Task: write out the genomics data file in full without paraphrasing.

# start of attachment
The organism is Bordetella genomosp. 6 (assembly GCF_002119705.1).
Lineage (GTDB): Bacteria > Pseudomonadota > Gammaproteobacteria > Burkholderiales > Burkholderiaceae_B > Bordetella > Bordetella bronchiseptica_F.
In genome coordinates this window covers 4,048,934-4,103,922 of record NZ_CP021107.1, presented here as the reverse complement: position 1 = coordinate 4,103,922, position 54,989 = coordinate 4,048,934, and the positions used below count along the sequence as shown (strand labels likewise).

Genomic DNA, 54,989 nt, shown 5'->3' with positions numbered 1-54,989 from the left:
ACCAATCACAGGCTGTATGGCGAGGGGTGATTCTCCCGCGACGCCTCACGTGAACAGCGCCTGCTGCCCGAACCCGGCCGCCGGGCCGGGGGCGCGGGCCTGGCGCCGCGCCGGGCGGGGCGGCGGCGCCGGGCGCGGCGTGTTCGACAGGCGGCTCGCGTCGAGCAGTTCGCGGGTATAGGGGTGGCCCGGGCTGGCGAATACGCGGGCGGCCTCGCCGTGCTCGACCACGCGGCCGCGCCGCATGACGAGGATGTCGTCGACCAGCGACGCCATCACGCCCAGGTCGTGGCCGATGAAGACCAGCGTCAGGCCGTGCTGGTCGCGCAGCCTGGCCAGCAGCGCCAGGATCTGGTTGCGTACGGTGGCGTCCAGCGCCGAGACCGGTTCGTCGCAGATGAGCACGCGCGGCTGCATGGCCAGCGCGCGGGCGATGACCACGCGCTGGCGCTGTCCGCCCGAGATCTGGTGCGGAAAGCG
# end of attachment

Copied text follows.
The organism is Bordetella genomosp. 6 (assembly GCF_002119705.1).
Lineage (GTDB): Bacteria > Pseudomonadota > Gammaproteobacteria > Burkholderiales > Burkholderiaceae_B > Bordetella > Bordetella bronchiseptica_F.
In genome coordinates this window covers 4,048,934-4,103,922 of record NZ_CP021107.1, presented here as the reverse complement: position 1 = coordinate 4,103,922, position 54,989 = coordinate 4,048,934, and the positions used below count along the sequence as shown (strand labels likewise).

Genomic DNA, 54,989 nt, shown 5'->3' with positions numbered 1-54,989 from the left:
ACCAATCACAGGCTGTATGGCGAGGGGTGATTCTCCCGCGACGCCTCACGTGAACAGCGCCTGCTGCCCGAACCCGGCCGCCGGGCCGGGGGCGCGGGCCTGGCGCCGCGCCGGGCGGGGCGGCGGCGCCGGGCGCGGCGTGTTCGACAGGCGGCTCGCGTCGAGCAGTTCGCGGGTATAGGGGTGGCCCGGGCTGGCGAATACGCGGGCGGCCTCGCCGTGCTCGACCACGCGGCCGCGCCGCATGACGAGGATGTCGTCGACCAGCGACGCCATCACGCCCAGGTCGTGGCCGATGAAGACCAGCGTCAGGCCGTGCTGGTCGCGCAGCCTGGCCAGCAGCGCCAGGATCTGGTTGCGTACGGTGGCGTCCAGCGCCGAGACCGGTTCGTCGCAGATGAGCACGCGCGGCTGCATGGCCAGCGCGCGGGCGATGACCACGCGCTGGCGCTGTCCGCCCGAGATCTGGTGCGGAAAGCG